13. 02. 2019

It is with deep concern that the Czech Academy of Sciences (CAS) is following the recent developments regarding the Hungarian Academy of Sciences (HAS), Hungary’s most significant research institution. The CAS strongly disagrees with the Hungarian government’s actions leading to the reduction of the HAS’s scientific freedom and expresses apprehension and alarm at the budget cuts which could threaten the very existence of the HAS.

Given that the academies of sciences, including HAS, are the most important components of the research, development and innovation systems in Central and Eastern Europe, the Hungarian government’s gambling with academic freedom, continuity and quality of Hungarian science and research puts not only the Hungarian science and research community, but the country’s very economy, in jeopardy.

Based on our own experience from 2009, when the Czech government proposed an unprecedented budget cut for the CAS, we believe that active participation of the academic community and public support can pressure the government into reconsideration of its intentions. At the same time, it is obvious that it is not entirely possible to compare the situation in the Czech Republic in 2009 to the current steps of the Hungarian government. Nevertheless, in the developed world, investment in the advancement in science and education proves to be most effective for the entire society in the medium and long-term perspective. It can also fundamentally strengthen the country’s potential not only economically but also culturally and socially. Moreover, threatening the autonomy, financial stability and scientific excellence in science and research is in direct contradiction to the current trends in the globalized world where competitiveness is directly linked to the development of the knowledge economy, higher education, science and research, and to promoting their synergies. Therefore, the CAS fully supports the efforts of the HAS to reverse recent decisions of the Hungarian government and shares its demands for academic freedom and restoration of the HAS’s autonomous status. That is including its authority to manage its financial means independently and responsibly, as financial stability and independence are essential prerequisites for the effective fulfilment of the HAS’s public mission.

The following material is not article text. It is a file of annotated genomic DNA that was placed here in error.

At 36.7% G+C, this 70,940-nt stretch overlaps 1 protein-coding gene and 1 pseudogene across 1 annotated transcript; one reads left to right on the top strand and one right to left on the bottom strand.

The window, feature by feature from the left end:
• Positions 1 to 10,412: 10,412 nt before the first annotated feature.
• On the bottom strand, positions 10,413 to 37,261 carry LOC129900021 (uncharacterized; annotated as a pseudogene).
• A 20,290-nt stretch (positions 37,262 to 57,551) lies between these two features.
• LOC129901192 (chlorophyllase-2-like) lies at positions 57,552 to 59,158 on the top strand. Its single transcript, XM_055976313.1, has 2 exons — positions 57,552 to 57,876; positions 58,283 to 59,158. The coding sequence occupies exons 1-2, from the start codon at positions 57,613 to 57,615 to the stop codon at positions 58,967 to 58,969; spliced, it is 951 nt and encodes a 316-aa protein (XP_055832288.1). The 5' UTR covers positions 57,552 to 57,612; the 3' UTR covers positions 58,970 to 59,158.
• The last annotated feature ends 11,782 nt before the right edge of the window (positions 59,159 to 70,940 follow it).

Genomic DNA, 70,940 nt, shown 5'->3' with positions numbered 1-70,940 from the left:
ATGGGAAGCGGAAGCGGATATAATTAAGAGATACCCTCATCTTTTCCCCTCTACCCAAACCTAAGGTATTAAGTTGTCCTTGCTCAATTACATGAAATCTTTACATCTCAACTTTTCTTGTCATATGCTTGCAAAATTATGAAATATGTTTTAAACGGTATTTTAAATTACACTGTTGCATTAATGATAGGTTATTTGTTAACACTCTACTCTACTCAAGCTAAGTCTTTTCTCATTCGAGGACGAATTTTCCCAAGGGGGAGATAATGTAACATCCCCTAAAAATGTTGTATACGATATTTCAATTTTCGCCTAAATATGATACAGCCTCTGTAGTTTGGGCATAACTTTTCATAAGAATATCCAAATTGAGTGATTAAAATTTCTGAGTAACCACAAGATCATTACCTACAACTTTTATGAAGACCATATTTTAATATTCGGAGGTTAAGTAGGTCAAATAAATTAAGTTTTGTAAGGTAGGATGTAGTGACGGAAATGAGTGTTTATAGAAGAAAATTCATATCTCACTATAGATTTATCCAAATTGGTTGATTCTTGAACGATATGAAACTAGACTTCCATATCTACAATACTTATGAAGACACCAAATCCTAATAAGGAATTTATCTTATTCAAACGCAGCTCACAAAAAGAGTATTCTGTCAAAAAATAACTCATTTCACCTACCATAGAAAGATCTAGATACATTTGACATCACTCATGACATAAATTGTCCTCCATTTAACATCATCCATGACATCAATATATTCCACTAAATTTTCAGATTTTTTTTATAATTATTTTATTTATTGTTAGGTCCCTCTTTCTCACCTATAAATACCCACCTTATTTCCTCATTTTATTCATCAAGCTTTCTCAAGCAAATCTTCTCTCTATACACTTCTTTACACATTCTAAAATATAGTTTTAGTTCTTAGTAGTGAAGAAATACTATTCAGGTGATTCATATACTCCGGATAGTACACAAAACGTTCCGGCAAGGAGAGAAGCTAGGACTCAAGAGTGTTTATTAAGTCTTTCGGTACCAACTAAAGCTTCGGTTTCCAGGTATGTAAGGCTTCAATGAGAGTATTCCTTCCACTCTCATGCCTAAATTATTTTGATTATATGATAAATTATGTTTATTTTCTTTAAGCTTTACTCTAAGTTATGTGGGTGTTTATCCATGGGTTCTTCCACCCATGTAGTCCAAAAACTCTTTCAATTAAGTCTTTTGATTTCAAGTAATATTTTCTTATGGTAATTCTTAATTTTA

The CAS strongly recommends that the Hungarian government reviews its position and actions concerning the HAS, taking into account its partners in Europe and the world, and their experiences. Following the extreme cut to CAS’s budget in 2009 and inspired by Germany’s “Pakt für Forschung und Innovation”, the CAS has been making efforts at explaining the necessity of strong government support for research institutions in the Czech Republic as well as at meetings with the representatives of its V4 partners. Finally in 2017, recognising the essential need for continuous and strong support of the R&D&I system by the government to secure the system’s stability, quality and growth, the Vice Prime Minister of the Czech government together with the President of the CAS, Minister for Education, Youth and Sports and the President of the Czech Rectors Conference, signed a Statement on stabilisation of the R&D&I system in the Czech Republic. Its aim is to ensure the government’s contribution to the research institutions’ budgets at 70%, increasing its support by 5% each year until this goal is met. We are convinced that only similar commitment by government can stabilize the R&D&I system and its prosperity.

We believe that it is our duty to try and find solutions that will place science and education at the centre of each country’s interest for the benefit of society in Hungary, as well as all other Central and Eastern European countries. Hereby, we would like to emphasise the importance of systemic cooperation in science as well as policy related topics within networks of research institutions at not only V4 level, but within the European Federation of Academies of Sciences and Humanities (ALLEA) and other international organisations. Only with continuous dialogue and cooperation among governments and research institutions, domestic as well as foreign, can we secure scientific freedom and prosperity not only for ourselves but for our future generations.


Prepared by: Department of International Cooperation of the Head Office of the CAS
Photo: By Aisano [GFDL (http://www.gnu.org/copyleft/fdl.html) or CC BY-SA 4.0 (https://creativecommons.org/licenses/by-sa/4.0)], from Wikimedia Commons